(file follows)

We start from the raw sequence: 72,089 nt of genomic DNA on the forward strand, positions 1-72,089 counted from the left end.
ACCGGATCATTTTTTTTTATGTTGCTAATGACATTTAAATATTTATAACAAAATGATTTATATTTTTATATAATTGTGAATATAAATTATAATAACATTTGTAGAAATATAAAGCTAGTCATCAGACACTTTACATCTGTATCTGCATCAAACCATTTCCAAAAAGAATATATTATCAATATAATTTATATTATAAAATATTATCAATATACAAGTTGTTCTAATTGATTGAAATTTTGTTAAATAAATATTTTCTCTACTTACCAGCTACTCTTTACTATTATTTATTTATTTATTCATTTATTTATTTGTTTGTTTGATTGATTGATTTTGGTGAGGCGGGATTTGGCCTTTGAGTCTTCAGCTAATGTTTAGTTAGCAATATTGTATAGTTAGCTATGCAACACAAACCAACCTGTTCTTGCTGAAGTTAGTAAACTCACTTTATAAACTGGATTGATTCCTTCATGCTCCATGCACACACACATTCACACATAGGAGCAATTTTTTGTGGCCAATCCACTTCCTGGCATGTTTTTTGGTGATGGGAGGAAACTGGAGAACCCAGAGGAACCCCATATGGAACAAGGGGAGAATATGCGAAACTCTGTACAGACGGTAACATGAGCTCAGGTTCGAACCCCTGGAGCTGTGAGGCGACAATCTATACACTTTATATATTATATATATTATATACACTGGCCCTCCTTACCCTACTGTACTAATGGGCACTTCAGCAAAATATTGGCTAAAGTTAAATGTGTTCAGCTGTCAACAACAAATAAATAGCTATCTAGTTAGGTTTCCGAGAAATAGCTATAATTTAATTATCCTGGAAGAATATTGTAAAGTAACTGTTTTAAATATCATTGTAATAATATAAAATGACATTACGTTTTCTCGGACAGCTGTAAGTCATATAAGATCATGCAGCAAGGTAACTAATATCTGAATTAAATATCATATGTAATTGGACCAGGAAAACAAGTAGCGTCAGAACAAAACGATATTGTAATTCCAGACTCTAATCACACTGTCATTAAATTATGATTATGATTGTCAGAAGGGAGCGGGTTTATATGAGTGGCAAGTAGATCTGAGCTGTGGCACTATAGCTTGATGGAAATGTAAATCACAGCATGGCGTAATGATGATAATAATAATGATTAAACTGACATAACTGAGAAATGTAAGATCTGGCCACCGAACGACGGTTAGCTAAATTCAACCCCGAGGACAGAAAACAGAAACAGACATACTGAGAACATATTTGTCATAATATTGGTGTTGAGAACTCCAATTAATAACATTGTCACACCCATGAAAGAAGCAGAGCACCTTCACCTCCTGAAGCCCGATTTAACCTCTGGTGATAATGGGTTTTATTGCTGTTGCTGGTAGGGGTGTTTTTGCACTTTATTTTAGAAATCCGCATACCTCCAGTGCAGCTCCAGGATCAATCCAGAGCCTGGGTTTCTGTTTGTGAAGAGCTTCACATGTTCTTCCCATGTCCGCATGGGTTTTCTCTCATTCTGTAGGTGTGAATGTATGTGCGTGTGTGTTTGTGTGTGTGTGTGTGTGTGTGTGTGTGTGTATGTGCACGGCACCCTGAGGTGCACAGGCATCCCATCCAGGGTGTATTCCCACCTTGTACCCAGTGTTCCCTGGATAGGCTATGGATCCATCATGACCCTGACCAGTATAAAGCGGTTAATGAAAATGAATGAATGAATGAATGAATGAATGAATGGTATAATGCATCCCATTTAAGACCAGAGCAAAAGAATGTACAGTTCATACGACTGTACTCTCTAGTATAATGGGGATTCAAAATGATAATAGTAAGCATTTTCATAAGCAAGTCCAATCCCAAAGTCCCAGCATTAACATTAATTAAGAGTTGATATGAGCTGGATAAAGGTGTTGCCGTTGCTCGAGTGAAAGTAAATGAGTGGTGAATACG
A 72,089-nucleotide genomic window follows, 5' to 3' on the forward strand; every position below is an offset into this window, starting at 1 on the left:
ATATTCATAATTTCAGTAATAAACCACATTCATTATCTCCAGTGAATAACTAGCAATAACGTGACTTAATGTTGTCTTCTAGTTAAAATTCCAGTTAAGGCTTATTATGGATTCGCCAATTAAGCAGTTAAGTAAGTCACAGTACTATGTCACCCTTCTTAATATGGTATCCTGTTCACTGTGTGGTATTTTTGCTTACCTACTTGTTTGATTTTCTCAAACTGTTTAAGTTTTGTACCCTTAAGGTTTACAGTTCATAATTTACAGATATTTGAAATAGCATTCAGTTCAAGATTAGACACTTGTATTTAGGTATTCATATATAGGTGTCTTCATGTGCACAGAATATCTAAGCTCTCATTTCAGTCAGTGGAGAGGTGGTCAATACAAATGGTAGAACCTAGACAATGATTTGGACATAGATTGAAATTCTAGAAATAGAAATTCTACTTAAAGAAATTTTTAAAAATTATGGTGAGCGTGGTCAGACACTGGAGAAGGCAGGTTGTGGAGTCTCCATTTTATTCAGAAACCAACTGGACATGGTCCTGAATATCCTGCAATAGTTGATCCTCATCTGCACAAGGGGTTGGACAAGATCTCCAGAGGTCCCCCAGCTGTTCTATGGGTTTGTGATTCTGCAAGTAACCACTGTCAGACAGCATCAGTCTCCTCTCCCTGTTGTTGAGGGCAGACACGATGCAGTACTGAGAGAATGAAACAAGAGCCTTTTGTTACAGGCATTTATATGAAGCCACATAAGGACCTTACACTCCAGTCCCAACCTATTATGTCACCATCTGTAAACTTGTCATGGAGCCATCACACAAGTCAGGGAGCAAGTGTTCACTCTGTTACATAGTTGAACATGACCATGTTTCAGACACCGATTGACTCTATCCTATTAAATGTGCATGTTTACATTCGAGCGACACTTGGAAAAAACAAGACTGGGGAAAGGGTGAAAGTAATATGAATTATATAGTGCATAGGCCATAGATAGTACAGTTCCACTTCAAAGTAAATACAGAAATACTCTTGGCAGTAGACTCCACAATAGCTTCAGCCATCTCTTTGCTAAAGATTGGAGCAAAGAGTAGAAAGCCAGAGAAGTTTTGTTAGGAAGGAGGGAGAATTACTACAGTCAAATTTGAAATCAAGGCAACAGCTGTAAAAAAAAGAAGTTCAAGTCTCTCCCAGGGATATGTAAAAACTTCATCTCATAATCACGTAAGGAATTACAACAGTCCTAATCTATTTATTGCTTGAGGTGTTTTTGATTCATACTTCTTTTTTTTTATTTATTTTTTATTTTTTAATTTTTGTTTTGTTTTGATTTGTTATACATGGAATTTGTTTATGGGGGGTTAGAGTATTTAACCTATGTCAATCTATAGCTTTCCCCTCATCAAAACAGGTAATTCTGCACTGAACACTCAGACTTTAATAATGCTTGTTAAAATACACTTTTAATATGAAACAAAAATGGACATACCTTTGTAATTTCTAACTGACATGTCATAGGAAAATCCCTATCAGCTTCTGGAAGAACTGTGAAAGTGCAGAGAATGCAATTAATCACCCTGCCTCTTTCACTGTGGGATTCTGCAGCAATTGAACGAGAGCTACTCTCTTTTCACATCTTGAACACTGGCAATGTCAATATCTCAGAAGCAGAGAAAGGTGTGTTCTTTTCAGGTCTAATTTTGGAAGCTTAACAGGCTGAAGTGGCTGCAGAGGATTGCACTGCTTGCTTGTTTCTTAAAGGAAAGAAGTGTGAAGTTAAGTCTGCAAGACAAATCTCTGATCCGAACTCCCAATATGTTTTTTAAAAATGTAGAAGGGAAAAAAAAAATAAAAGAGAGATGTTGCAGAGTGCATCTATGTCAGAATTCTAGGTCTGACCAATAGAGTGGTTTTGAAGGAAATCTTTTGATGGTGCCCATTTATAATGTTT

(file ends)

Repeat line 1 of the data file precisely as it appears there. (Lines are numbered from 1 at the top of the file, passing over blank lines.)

We start from the raw sequence: 72,089 nt of genomic DNA on the forward strand, positions 1-72,089 counted from the left end.